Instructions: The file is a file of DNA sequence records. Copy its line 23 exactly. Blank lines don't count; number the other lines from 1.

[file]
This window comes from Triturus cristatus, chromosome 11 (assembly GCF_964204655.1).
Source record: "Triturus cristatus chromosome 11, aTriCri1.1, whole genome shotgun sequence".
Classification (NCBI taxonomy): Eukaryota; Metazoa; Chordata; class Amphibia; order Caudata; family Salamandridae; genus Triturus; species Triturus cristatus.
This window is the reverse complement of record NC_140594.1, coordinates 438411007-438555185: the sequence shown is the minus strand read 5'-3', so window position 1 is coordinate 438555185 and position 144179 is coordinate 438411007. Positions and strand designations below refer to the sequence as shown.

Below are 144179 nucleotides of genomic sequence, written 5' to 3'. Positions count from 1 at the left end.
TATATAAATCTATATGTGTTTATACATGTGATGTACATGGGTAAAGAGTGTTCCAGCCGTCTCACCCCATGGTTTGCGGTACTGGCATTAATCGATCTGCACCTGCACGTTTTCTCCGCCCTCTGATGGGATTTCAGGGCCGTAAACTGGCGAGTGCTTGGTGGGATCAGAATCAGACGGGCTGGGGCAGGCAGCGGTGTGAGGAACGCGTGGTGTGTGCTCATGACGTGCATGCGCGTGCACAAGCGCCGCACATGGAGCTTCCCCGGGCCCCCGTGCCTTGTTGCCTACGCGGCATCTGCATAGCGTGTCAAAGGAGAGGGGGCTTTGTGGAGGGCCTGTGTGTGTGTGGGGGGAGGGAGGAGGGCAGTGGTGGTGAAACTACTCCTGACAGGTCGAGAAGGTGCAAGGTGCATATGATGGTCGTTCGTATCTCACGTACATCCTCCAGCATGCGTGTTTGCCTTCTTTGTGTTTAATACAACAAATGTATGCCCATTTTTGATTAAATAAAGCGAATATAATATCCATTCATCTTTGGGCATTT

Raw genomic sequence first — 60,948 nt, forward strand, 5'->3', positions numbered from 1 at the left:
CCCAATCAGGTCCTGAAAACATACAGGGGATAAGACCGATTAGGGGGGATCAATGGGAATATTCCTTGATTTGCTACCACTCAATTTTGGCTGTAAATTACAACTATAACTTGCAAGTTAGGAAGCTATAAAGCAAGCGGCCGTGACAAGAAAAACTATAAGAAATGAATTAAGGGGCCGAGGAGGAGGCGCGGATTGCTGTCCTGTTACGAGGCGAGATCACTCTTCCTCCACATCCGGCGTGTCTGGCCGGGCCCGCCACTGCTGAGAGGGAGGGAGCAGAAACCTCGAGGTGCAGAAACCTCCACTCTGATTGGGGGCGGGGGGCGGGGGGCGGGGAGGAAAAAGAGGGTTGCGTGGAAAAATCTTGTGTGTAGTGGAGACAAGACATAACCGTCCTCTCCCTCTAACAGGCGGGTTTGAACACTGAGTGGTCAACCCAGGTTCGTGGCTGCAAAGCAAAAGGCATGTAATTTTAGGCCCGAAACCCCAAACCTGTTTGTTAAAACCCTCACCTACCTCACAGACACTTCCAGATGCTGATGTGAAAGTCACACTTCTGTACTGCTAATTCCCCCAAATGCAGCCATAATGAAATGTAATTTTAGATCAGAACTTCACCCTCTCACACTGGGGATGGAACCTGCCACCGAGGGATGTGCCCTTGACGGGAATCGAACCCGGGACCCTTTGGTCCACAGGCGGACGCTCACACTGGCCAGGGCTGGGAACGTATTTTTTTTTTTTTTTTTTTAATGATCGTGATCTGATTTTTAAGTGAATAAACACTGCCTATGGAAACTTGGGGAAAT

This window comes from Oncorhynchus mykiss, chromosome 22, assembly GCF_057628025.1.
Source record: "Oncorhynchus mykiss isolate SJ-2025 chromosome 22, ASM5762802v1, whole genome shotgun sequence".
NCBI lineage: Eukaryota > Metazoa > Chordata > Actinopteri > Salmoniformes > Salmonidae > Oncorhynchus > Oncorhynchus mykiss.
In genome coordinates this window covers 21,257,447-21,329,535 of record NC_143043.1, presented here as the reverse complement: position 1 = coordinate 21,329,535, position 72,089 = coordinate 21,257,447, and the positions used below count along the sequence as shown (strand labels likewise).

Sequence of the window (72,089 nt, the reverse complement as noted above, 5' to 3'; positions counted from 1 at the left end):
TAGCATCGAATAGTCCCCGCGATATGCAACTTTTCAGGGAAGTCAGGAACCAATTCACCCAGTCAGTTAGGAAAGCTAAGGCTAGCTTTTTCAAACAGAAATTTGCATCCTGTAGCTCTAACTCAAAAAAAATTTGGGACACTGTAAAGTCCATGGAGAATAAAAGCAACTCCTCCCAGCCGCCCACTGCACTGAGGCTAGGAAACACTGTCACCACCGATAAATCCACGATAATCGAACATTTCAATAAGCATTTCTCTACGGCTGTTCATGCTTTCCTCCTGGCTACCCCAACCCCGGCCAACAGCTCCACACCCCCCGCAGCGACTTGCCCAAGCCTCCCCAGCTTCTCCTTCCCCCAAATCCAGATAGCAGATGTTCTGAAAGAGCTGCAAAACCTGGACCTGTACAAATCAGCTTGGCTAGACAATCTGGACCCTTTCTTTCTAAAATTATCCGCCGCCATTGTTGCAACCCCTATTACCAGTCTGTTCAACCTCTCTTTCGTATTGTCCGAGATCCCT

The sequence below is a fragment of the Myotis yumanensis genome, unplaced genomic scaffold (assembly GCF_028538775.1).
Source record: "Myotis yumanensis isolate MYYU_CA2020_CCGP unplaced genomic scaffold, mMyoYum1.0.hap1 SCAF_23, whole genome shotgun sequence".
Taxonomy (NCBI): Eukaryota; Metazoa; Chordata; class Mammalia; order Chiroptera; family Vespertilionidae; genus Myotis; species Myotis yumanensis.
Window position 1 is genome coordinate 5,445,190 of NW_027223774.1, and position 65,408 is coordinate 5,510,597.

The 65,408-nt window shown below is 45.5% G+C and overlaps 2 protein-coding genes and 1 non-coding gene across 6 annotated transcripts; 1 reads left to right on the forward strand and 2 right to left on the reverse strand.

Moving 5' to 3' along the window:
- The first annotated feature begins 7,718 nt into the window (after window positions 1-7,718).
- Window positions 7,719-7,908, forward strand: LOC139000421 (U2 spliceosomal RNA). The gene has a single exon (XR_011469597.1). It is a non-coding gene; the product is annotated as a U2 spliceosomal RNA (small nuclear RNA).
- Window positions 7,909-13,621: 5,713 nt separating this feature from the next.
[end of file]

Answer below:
- Window positions 7,909-13,621: 5,713 nt separating this feature from the next.